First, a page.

Make your home off-grid ready
by TECHSTAR on AUGUST 31, 2008 - 0 Comments in energy

Warmth and comfort not optional Start by calculating how much energy your home is consuming and what you can save by changing your habits and retrofitting your home. Online aids, like the Home Energy Saver in the US (hes.lbl.gov) or the Energy Star web site or Canada’s Natural Resources home heating calculator (www.canren.gc.ca) are invaluable.

The next step is to calculate the return on investment of generating your own energy, beginning with the simplest technologies and those that give the biggest immediate bang for the buck.

Remember that once you opt for generating your own energy, you’ll need an energy audit to qualify for federal grants – such as this one in the US and EcoENERGY in Canada (and matching provincial grants); your system supplier will provide audit and grant details.

A DRAIN WATER HEAT RECOVERY SYSTEM

Like RenewABILITY Energy Inc.’s Power-Pipe (www.renewability.com), it uses heat from shower, dishwasher and other household waste water to warm cold water before it enters your hot water heater. Hot waste water passes down an interior copper pipe around which cold water tubing is wrapped, warming the fresh water to roughly 25 C from 10 C. There is no contact between waste and fresh water.

Installed cost: $600 to $1,200

Approximate savings: $200 a year

Government rebates: Up to $260

Sources: Home Depot (www.homedepot.com or .ca) for DIYs.

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A SOLAR HOT AIR SYSTEM

It consists of wall-mounted solar panels that warm the cooler air from the floor level of your house and return it via a vent mounted a couple of feet below the ceiling. Thermostat-controlled systems, like SolarSheet, use a solar-powered fan to move the air through the panels.

Installed cost: from $2,500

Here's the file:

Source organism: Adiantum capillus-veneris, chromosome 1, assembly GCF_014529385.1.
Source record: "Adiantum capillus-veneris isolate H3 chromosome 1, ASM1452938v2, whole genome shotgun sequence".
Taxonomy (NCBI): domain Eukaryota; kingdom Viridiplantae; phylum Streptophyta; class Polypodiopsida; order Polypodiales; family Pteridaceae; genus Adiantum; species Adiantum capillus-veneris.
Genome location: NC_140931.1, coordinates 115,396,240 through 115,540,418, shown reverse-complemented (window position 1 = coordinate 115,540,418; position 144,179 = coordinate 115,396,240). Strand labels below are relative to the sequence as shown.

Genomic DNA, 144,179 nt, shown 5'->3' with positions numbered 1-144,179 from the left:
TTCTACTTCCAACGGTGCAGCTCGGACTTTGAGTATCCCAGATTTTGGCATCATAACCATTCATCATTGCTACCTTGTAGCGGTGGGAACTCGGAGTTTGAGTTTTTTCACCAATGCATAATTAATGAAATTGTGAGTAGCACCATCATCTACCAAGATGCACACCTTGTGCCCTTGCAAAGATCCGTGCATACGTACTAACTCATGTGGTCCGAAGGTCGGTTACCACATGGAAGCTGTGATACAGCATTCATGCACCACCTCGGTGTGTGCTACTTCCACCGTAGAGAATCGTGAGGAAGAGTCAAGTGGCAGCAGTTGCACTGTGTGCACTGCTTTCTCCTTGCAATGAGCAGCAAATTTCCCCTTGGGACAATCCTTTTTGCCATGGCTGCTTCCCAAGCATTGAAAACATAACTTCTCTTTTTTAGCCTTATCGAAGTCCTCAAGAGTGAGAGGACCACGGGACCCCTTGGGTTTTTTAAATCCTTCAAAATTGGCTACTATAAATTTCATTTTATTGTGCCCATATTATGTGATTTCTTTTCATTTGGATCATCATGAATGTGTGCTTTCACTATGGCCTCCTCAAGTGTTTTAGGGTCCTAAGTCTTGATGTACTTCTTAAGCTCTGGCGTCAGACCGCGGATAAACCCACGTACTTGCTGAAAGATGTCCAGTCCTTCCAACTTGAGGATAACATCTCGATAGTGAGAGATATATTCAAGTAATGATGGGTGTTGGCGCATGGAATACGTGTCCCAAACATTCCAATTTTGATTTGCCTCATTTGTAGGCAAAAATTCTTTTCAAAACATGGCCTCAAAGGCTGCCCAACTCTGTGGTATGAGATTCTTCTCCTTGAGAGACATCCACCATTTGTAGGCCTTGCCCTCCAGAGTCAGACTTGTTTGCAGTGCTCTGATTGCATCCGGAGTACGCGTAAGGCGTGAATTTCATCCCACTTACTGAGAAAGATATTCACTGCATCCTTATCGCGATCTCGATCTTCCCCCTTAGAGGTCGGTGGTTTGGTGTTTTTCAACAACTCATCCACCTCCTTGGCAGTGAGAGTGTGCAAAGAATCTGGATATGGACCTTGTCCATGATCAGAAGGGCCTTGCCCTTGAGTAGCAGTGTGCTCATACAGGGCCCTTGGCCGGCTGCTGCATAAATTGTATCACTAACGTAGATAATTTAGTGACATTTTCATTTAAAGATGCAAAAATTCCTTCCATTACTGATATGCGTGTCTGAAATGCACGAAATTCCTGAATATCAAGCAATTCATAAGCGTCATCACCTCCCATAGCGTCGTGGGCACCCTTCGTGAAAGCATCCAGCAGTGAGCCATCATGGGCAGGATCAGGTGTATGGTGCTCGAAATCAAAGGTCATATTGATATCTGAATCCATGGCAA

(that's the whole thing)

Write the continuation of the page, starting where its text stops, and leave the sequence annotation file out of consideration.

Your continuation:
Approximate savings: Up to 15 per cent of annual heating costs

Government rebates: None

SOLAR HOT WATER SYSTEM

Increasingly popular, it consists of solar panels or tubes, usually mounted on the roof, a pump, a heat exchanger and a holding tank. The system pumps a liquid, such as glycol, through a closed loop to the panels or tubes, where it is heated by the sun’s energy, before returning to the basement where it transfers its heat to household water. Popular systems include EnerWorks. Solar heating is especially well suited to swimming pools.

Installed cost: from $6,000

Approximate savings: Up to 60 per cent of annual hot water heating costs.

Government rebates: $1,300 plus

WINDMILLS

Suitable for rural properties, they are great in high-wind areas. They supply power, via an inverter, to a battery bank that then feeds the household energy needs. Windmills can be a supplemental energy source or part of a varied off-grid strategy.

Installed cost: $15,000 plus

Approximate savings: Up to 30 per cent of household electricity; payback is a relatively long 12 to 15 years.

Government rebates: None

SOLAR ELECTRICITY GENERATION

It is, for now, within reach of only the well-heeled. Full-scale systems are very expensive while smaller ones, like windmills, usually require backup energy sources. They are, however, ideal for isolated sites where energy needs are minimal and hydro hookup prohibitively expensive.

Installed cost: $35,000 plus

Approximate savings: As much as 100 per cent

Government rebates: None

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